Thread: New Product Xplorer/NAN models
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Old Jan 26, 2009, 10:48 AM
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Originally Posted by fnnwizard
Then I found markdrela and read everyone of his posts. I can't find the exact post now, but I remember he wrote something like using diff is using drag to counter the yaw and using rudder is using lift so using rudder, drag is smaller than using diff. Something like that.

If I understand the aerodynamics of aileron inputs correctly, the aileron going down is the one that has more induced drag and the aileron going up (although it travels more) sees less airflow and therefor has less drag in comparison to the down aileron. Also, I believe the aileron that goes up should be sufficient in and of itself to roll the plane and counter adverse yaw, HOWEVER the roll rate would be really bad. So we include a bit of down aileron (even with it's higher drag component) on the opposite wing and we gain back the roll rate. So the idea of aileron differential is to maintain as much roll capability as we need with as little down aileron input as possible.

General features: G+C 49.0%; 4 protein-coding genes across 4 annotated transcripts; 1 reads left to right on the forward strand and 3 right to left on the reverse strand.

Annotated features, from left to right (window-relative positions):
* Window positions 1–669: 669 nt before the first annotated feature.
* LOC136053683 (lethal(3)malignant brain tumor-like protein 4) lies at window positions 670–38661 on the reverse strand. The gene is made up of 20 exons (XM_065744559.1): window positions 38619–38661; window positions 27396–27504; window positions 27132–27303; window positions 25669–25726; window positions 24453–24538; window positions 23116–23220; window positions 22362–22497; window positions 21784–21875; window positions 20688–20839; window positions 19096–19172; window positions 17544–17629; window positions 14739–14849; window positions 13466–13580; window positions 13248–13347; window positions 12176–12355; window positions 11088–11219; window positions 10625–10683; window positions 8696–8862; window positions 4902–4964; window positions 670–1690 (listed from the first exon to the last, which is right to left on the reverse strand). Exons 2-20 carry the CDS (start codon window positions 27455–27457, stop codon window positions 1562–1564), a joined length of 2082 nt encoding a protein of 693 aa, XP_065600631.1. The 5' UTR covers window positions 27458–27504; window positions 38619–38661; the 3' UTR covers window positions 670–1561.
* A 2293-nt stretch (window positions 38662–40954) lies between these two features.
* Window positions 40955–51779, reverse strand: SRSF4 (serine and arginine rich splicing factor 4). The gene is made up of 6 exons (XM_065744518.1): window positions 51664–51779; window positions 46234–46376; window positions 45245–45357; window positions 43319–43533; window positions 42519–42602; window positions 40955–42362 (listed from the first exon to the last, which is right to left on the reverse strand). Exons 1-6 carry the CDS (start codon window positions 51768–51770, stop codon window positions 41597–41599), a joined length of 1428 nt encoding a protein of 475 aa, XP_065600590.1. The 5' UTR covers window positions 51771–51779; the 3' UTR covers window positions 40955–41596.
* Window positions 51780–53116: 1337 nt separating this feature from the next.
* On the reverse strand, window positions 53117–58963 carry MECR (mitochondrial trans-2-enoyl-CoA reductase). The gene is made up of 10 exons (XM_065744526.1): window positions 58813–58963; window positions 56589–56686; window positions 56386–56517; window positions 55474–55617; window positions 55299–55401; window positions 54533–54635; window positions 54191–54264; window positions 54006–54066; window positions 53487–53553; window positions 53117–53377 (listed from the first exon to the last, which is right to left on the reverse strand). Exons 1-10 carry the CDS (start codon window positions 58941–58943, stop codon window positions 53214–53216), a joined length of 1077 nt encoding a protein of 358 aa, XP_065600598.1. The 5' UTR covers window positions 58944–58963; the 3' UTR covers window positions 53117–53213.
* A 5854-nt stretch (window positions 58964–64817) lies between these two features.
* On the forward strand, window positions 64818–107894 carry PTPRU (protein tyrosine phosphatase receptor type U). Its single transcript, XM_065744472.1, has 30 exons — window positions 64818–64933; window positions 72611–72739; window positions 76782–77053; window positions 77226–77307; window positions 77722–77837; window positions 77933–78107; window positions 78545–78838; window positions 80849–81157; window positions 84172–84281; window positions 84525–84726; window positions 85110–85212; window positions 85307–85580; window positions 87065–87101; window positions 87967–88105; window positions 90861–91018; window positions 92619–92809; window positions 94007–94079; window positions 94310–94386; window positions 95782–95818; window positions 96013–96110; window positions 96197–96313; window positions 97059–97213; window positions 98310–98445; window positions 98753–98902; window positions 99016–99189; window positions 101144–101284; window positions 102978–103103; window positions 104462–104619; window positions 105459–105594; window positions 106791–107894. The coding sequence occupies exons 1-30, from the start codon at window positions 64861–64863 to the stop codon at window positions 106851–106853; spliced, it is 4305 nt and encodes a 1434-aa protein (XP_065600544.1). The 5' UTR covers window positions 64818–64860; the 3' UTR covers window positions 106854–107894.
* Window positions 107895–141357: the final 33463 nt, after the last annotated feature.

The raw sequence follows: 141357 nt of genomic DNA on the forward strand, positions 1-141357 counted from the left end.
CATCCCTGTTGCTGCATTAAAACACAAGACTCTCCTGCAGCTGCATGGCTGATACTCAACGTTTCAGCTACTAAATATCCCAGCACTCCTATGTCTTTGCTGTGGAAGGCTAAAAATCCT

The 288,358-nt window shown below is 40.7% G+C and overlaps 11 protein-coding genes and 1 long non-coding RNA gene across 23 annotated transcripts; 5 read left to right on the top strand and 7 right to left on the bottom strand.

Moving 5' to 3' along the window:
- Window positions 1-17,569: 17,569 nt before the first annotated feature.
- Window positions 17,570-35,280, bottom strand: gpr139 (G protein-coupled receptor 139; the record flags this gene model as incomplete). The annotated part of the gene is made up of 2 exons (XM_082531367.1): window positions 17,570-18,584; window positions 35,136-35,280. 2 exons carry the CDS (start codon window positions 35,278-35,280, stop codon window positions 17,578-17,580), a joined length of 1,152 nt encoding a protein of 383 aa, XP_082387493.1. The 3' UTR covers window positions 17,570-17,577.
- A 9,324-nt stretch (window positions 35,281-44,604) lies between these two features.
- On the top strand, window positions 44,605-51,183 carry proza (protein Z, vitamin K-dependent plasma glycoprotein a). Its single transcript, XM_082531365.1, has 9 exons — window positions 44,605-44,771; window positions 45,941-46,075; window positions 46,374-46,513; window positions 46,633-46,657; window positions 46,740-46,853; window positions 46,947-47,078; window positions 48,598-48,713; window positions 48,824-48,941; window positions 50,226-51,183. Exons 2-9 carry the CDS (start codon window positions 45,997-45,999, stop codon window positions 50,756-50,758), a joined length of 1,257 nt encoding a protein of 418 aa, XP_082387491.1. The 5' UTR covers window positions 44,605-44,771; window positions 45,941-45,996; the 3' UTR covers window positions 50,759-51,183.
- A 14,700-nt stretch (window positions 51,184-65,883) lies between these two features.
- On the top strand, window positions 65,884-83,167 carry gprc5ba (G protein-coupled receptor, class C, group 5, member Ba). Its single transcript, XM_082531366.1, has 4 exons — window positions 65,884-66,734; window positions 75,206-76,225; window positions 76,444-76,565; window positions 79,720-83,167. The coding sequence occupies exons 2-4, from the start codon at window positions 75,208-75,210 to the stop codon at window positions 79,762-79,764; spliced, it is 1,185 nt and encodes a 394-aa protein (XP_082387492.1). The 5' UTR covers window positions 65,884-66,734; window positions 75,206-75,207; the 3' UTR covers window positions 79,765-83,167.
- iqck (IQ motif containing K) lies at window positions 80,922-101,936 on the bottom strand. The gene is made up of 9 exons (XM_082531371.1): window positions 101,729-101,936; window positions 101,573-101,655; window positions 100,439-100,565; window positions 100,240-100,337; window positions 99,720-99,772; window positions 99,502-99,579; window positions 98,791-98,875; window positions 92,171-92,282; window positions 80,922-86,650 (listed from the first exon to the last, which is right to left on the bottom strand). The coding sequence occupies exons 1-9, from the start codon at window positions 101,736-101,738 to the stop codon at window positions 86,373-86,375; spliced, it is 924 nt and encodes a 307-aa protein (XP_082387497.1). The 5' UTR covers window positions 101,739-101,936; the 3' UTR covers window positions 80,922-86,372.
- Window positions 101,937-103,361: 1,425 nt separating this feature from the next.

I do agree with your comments that in a coordinated turn the rudder does act as a lifting surface, but if I have to move it twice as much to keep the plane in a coordinated turn that's got to be twice as much induced drag, no other way around it.

I haven't read all of Mark's writings (although I've read many of them, but not the one you've posted), but I do see in his Supra setup, he doesn't use aileron differential??? I don't know how specific that is to Mark's Supra and if all Supra pilots fly theirs that way or not. I do know that in near dead air no lift conditions when I stuck my stick in the corner and held it there, and held it there, and held it there, my Xplorer didn't fall out of the sky (tip stall) it just slowly decreased in altitude. I also know that going into a normal turn the fuse tracked very nicely with the turn radius (no adverse yaw). These two "tests" said to me (in my young experience) this plane is setup right (or very close to) relative to aileron differential and aileron/rudder coupling. Of course there's more to learn and tinker with...

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